AHUNGALLA, Sri Lanka (AP) _ A train collided with a bus taking children home from school Tuesday and dragged it 50 yards. Police said 41 people were killed and 72 injured, and the death toll might rise.

School books, shoes and pencils were strewn along the track and inside the demolished bus.

''Bodies were scattered all over. Children were screaming,'' said a Buddhist monk who helped carry victims to ambulances and other rescue vehicles.

Witnesses said the driver of the bus, which was carrying about 120 people, tried to cross the track ahead of the train but his engine stalled.

Police said the driver escaped with minor injuries and five children riding on the steps jumped to safety. No one on the train was hurt.

A woman said she saw the train approaching the unguarded crossing and believed the bus driver could not see it through a light drizzle, so she tried to flag him down but was ignored.

Most of the dead and injured were taken to the Civil Hospital at Balapitiya village, about five miles from the accident. Twenty-five bodies were sprawled on the floor and tables of its three-room morgue.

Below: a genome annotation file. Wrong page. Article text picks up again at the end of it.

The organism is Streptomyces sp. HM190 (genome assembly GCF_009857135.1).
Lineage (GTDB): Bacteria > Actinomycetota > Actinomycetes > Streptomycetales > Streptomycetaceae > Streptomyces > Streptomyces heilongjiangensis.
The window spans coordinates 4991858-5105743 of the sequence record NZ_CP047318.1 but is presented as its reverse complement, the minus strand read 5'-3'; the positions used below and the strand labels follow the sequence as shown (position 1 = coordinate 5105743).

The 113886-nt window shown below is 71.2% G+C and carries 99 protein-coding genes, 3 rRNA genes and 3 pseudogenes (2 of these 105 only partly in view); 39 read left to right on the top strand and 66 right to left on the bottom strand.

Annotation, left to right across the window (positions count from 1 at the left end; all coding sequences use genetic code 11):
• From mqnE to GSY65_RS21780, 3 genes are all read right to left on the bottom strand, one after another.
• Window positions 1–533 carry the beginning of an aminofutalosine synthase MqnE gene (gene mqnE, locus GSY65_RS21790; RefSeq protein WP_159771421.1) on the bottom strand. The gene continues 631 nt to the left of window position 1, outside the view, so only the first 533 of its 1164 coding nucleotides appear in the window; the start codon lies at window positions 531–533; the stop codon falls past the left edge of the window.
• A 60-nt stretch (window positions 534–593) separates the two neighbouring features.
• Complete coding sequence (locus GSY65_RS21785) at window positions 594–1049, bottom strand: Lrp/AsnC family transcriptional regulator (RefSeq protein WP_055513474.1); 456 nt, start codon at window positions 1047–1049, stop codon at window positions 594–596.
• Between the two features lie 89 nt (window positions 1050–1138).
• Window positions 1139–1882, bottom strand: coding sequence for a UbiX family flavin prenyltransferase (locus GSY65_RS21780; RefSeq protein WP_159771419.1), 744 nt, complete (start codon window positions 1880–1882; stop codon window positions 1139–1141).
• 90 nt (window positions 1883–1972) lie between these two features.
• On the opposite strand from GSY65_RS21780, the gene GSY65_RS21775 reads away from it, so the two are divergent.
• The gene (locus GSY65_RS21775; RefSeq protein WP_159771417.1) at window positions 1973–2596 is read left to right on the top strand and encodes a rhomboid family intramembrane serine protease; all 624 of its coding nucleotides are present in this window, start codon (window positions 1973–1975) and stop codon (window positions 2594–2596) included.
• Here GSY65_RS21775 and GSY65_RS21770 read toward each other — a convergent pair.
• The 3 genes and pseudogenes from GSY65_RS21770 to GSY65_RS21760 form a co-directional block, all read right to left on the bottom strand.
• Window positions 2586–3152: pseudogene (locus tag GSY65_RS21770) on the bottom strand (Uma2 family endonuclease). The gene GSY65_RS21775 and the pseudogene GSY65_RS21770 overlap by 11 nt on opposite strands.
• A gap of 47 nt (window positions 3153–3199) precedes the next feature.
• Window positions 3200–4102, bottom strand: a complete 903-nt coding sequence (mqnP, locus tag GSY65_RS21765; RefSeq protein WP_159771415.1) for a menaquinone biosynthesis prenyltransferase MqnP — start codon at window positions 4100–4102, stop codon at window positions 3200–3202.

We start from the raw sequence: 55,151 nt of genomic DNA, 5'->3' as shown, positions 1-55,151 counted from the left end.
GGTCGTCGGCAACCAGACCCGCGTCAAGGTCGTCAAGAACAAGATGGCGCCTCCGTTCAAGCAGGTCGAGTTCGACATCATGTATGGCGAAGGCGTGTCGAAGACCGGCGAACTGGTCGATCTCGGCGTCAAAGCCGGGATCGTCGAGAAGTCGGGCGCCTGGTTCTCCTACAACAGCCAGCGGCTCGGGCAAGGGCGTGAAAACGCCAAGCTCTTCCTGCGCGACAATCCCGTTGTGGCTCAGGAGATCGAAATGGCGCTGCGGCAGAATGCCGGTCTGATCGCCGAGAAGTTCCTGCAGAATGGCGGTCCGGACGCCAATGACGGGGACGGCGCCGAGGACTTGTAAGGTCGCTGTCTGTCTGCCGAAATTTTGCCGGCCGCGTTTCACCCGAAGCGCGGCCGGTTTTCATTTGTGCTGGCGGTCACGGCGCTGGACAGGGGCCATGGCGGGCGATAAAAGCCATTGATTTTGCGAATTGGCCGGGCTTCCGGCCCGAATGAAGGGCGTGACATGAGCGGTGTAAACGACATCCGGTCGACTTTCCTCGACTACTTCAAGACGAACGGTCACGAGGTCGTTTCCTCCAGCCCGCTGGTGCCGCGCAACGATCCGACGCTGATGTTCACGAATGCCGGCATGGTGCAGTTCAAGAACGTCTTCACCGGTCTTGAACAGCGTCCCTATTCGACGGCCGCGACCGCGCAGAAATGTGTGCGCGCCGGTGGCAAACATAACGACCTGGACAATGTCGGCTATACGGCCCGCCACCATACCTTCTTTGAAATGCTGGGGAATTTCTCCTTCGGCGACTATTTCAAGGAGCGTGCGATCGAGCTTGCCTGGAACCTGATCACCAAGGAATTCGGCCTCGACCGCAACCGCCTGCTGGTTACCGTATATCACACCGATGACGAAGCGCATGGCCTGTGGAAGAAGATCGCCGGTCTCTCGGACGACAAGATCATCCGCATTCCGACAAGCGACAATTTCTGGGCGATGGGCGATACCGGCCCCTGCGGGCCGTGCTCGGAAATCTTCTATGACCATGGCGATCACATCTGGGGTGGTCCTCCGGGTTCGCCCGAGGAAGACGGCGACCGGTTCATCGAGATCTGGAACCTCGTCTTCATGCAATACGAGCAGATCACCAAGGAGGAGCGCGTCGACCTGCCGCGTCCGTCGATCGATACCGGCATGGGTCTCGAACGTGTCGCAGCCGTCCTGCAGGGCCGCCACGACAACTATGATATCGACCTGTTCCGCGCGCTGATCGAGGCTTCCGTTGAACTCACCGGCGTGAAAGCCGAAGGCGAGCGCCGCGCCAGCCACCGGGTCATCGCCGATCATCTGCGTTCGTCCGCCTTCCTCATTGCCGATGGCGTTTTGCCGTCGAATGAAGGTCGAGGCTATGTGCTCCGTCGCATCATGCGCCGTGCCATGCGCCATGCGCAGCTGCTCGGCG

Three infants were among the dead. One lay on a morgue table beside a woman's body, but nurses did not know whether she was the mother.

Other bodies, many badly mutilated, were on the floor awaiting identification .

A wailing mother searched the hospital for a daughter who had been on the bus.

''Inoka 3/8 Inoka 3/8'' she called out. Her two other children trailed along and nurses ran after her, trying to steer her away from the morgue.

Most of those on the bus were children. It had picked up pupils from four schools at Amblangoda town and was was bound for Urgasmanhandiya village about 10 miles away when it came to the crossing at Ahungalla, 50 miles south of Colombo.

Ahungalla is the halfway point of the bus route, which runs about 30 miles from Altugama to Galle.

Two brothers, Rohan and Duminda Kumara, were on one hospital bed, watched over by their father. The boys said they escaped with minor injuries to their legs because they were riding on the steps.

Chandrika Fernando, a nurse, said the more seriously injured were taken to a larger hospital at Galle.

Police officer K.M.M Keerthisinghe said at the hospital he did not have a breakdown of the casualties by age group, but at least 70 of the dead or injured were children.